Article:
You might want to keep some things out of reach like acrylic paints and permanent markers (believe me about the permanent markers) but allow some washable things to be stored where they can get to them. I also have baskets of recyclables that my kids often play with and use as props for toys or as the basis of their craft projects. Sometimes they make pictures and patterns with them, and sometimes they use them as building blocks. Best thing about recyclables is that they are absolutely FREE, and you’re doing the world a favour by not putting them into landfill.
#3 Never put down your own creative ability in front of your kids
This is the last thing they need to hear, because they are looking to you as a role model and need to know that ‘creative’ doesn’t necessarily mean ‘perfect’. If you enjoy crafting yourself then let them see you making things, it’s a great example for them.
#4 Indulge a creative whim or two when they happen
If they feel like dragging every box in the garage up through the house and onto the back lawn to make a ‘giant maze’ like in the above picture, then that’s OK. Even if their ideas seem a bit far fetched to you it does no harm to let them try. I don’t think my girls got very far with this maze before all the boxes had to be dragged back down again but that’s beside the point really. They had fun, worked together and used their creative thinking. Another time my daughter had it in her head that she absolutely had to make a cardboard reindeer with bells for eyes, but we only had one bell. My husband drove her to the craft store especially to get some for her project and she made this little creature.
#5 You don’t have to do or buy anything else, just let them go for it and sit back and watch
You don’t need fancy craft kits or anything like that to help your kids be creative – they already are. All you need are simple materials close on hand that you are happy to let them loose on and they will do the rest.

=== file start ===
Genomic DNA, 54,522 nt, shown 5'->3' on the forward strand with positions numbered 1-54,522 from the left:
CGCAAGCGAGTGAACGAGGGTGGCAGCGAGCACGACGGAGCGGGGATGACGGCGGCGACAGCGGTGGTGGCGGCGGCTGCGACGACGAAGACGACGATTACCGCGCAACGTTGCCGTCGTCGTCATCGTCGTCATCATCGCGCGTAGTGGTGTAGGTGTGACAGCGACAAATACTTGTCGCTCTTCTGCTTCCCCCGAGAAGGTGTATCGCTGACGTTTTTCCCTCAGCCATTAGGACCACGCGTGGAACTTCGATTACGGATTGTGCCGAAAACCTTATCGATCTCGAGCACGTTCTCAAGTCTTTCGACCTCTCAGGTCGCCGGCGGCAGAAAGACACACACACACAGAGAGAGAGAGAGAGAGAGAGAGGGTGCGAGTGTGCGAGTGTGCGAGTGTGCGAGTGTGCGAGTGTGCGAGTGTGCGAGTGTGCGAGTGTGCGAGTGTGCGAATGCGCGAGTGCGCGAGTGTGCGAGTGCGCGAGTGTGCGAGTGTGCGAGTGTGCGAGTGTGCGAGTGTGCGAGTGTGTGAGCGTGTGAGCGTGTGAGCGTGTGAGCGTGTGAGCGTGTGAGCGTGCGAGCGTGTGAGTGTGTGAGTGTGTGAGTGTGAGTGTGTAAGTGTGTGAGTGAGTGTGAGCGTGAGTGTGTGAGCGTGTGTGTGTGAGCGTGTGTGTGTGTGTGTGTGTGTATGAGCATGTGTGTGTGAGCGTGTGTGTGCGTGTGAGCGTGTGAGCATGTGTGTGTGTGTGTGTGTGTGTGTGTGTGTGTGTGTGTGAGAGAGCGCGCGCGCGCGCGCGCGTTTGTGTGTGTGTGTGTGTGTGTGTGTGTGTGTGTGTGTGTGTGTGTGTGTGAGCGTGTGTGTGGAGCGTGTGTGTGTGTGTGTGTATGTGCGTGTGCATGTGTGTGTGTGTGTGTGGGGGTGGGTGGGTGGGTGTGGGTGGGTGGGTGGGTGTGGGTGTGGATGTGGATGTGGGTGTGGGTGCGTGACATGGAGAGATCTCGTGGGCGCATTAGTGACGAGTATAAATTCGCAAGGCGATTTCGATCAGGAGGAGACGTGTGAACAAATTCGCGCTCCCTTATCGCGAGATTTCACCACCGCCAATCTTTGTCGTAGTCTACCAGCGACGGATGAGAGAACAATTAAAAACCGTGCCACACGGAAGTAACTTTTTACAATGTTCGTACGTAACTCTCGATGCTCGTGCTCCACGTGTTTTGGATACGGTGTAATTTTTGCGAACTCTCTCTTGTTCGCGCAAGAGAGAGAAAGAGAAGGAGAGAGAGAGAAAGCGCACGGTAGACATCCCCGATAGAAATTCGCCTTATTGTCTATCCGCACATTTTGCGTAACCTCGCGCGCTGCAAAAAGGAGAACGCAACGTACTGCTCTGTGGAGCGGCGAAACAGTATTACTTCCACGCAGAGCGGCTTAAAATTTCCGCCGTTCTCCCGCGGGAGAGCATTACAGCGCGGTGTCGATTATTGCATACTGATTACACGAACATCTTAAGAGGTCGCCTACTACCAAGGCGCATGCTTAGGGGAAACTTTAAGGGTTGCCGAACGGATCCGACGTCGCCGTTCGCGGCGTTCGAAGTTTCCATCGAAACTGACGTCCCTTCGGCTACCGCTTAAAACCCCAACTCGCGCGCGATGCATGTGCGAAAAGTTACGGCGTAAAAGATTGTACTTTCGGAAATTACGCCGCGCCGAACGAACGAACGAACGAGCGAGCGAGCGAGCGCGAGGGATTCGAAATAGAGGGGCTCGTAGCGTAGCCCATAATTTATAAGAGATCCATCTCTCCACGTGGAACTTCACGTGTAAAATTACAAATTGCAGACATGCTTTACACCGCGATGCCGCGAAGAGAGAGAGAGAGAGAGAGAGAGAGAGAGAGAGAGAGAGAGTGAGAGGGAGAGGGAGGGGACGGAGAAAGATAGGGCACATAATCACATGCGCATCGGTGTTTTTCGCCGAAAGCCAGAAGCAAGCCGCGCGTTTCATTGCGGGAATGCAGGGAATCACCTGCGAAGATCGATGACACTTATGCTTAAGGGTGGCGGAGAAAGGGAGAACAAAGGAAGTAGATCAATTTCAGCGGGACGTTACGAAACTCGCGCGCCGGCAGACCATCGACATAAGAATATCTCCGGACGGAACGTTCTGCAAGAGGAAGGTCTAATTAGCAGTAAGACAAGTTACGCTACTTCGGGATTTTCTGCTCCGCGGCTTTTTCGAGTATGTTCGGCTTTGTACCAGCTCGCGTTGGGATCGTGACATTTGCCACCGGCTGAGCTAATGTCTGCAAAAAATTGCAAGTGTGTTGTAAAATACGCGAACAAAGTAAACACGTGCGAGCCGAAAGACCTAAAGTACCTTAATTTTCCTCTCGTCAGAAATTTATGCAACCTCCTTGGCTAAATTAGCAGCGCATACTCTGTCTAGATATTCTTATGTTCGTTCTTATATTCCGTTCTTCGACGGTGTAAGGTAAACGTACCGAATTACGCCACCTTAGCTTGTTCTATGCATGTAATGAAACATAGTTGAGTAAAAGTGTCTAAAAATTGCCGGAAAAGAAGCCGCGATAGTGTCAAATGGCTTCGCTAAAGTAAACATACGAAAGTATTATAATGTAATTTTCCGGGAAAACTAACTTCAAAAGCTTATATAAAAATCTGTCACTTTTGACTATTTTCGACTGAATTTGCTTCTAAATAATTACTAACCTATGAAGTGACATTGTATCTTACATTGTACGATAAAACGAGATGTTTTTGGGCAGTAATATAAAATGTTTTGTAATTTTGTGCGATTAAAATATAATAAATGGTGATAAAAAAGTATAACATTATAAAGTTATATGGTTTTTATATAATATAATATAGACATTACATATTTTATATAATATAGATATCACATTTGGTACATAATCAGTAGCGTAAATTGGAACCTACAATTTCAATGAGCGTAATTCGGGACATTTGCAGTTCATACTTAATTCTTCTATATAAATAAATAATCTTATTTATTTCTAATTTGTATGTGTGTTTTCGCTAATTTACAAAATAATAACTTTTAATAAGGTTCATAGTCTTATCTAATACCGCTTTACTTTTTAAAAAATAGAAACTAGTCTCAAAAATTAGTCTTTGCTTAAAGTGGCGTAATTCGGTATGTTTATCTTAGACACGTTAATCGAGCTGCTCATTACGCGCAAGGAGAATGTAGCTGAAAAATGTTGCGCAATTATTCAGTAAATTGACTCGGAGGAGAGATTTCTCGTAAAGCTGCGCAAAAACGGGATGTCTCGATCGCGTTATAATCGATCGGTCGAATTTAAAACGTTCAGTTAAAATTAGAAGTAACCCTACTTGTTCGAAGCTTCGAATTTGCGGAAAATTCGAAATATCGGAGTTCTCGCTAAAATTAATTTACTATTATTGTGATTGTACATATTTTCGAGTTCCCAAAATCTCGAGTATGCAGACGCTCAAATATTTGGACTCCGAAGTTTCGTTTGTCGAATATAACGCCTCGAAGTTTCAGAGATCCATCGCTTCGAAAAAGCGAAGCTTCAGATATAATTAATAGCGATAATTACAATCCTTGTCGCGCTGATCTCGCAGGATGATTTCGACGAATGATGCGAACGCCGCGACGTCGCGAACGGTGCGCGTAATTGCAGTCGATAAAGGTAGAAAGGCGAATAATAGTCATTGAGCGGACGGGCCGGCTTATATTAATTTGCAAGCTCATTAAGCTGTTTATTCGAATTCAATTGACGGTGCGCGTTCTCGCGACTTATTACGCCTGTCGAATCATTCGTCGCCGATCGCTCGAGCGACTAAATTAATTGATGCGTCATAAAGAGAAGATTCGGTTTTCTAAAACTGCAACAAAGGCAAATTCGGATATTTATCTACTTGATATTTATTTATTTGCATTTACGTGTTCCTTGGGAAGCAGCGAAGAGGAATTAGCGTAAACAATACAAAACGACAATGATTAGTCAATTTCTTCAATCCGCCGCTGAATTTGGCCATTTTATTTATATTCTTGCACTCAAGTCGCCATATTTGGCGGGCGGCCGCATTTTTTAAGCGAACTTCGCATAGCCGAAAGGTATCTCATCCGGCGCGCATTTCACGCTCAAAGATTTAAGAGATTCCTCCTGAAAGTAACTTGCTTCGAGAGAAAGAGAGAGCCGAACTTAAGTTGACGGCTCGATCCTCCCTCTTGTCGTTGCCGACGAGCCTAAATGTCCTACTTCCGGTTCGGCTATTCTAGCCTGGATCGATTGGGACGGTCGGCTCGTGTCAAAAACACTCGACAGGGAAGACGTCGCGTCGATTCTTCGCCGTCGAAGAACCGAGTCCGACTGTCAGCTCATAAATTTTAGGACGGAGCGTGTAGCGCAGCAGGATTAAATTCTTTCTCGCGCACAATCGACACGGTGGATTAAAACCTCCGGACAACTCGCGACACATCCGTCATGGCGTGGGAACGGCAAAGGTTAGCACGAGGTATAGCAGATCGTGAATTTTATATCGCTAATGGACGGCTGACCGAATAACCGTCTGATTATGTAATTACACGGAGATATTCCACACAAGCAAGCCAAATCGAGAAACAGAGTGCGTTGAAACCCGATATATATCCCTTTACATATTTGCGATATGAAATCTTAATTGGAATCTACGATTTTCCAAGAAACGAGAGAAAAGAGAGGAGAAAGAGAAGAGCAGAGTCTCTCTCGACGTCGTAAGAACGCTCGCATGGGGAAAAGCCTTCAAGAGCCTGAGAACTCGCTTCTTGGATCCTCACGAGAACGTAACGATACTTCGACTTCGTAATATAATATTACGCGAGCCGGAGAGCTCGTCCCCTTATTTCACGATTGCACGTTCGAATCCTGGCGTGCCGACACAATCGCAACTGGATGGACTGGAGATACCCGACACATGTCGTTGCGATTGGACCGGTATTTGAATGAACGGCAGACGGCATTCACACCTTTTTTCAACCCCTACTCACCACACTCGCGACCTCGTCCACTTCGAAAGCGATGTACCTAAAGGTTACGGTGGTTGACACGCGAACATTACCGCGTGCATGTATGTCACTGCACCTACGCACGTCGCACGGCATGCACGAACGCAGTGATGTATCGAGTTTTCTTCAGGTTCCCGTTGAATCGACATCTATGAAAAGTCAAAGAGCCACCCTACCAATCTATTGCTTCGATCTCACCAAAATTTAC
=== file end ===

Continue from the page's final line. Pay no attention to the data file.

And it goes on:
Watercolour splatter art by Miss K
Scrap fabric wall hanging by Miss K
Snow men by Miss R
Super power paper ring by Miss R
Balloon puppy by Miss R
Creating and bottling ‘fairy dust’, and planning to sell it for $50 per jar, by Miss R
‘Salad with sauce’, by Miss K
Paper reindeer baskets as gifts for friends, by Miss R
‘Peg fountain’ by Miss K
Finger painting with melted chocolate (not the original activity planned)
A jar of ‘fairy magic’, by Miss R
I’m not saying that you shouldn’t make adult-directed craft activities with your kids (such as what I post on my blog). They are fun, good for an idea source and there is always room for ‘creative license’ in there. Never forget that there are a hundred ways to make a craft your own, and infinite possibilities for any idea. From this type of crafting kids learn new skills and techniques and get a true sense of accomplishment when they finish something. My girls also love to flip through craft books and borrow them by choice from the library. This fuels their creative drive even more, and often they will want to make one of the projects in the book. Seemingly craft ideas are way more inspiring when they don’t come from your Mum!
For lots more creative ideas for kids you might like to visit our art ideas board on Pinterest.
And just for the record, these are the craft ideas I’ve copied from my kids:
What great ideas have your kids come up with?